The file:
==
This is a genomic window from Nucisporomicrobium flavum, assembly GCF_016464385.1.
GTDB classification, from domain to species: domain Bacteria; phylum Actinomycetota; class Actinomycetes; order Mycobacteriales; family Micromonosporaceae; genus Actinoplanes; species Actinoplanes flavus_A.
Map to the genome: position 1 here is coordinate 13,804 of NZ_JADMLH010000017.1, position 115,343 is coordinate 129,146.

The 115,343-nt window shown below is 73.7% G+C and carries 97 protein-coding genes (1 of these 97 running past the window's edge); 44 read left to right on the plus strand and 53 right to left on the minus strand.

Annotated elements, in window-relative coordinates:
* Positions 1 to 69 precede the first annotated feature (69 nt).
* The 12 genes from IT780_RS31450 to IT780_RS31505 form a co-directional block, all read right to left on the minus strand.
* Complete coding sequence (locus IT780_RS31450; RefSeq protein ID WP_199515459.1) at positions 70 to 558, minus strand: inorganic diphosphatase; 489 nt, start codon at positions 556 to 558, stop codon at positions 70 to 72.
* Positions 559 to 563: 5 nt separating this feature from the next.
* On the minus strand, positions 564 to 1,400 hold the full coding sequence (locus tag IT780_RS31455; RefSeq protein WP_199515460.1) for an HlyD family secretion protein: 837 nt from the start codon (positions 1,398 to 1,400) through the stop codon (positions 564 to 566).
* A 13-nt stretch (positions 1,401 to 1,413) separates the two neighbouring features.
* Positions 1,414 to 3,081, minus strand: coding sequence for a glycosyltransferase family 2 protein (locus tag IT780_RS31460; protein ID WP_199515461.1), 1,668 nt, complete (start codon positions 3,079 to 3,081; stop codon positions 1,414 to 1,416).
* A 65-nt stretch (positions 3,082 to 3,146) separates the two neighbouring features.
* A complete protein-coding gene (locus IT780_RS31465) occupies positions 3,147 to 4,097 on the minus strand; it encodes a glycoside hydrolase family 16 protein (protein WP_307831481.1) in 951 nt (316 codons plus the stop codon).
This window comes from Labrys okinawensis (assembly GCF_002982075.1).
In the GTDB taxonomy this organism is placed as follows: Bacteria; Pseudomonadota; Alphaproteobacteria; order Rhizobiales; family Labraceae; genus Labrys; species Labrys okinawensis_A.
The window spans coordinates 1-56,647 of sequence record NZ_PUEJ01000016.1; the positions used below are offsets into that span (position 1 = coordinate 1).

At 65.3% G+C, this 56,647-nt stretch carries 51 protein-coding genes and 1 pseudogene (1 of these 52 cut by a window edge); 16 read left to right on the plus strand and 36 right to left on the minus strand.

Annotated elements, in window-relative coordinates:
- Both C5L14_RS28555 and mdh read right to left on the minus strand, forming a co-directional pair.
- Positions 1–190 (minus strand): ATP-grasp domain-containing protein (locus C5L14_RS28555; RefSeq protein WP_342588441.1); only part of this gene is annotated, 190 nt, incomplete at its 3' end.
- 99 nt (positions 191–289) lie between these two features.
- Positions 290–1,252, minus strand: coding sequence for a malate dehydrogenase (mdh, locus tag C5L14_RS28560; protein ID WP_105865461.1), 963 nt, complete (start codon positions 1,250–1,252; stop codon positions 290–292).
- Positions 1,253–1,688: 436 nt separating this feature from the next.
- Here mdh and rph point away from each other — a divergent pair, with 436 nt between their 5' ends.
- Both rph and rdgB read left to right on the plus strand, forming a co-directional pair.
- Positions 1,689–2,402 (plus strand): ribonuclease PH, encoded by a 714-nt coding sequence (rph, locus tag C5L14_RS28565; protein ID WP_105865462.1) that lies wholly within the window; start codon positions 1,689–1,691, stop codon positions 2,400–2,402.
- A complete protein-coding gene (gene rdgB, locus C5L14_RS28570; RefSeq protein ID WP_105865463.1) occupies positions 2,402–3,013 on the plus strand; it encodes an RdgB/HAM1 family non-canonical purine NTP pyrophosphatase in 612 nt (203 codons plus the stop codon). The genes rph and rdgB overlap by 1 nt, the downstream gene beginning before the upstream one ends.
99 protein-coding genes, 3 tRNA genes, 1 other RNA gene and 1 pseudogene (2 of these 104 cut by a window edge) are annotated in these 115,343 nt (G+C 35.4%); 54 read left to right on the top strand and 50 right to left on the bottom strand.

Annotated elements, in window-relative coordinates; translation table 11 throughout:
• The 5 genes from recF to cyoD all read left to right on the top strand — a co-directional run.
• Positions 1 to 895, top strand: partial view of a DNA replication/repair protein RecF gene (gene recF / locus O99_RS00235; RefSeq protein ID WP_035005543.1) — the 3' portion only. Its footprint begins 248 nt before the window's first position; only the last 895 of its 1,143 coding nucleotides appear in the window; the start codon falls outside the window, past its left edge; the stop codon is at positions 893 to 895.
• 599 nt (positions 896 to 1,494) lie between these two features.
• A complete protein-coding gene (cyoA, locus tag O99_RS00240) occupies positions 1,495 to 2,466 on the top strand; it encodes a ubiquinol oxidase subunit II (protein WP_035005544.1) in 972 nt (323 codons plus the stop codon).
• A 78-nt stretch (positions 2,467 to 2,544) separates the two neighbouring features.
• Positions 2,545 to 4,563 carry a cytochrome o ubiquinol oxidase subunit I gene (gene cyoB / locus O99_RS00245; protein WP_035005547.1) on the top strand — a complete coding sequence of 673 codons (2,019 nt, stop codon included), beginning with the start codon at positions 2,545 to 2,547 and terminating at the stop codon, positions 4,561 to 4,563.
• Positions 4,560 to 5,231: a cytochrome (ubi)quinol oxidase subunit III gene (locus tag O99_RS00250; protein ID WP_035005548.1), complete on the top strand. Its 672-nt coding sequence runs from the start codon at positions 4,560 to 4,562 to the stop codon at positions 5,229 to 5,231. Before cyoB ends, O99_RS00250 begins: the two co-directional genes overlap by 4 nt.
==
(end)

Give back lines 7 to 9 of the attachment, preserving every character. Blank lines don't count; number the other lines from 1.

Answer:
* The 12 genes from IT780_RS31450 to IT780_RS31505 form a co-directional block, all read right to left on the minus strand.
* Complete coding sequence (locus IT780_RS31450; RefSeq protein ID WP_199515459.1) at positions 70 to 558, minus strand: inorganic diphosphatase; 489 nt, start codon at positions 556 to 558, stop codon at positions 70 to 72.
* Positions 559 to 563: 5 nt separating this feature from the next.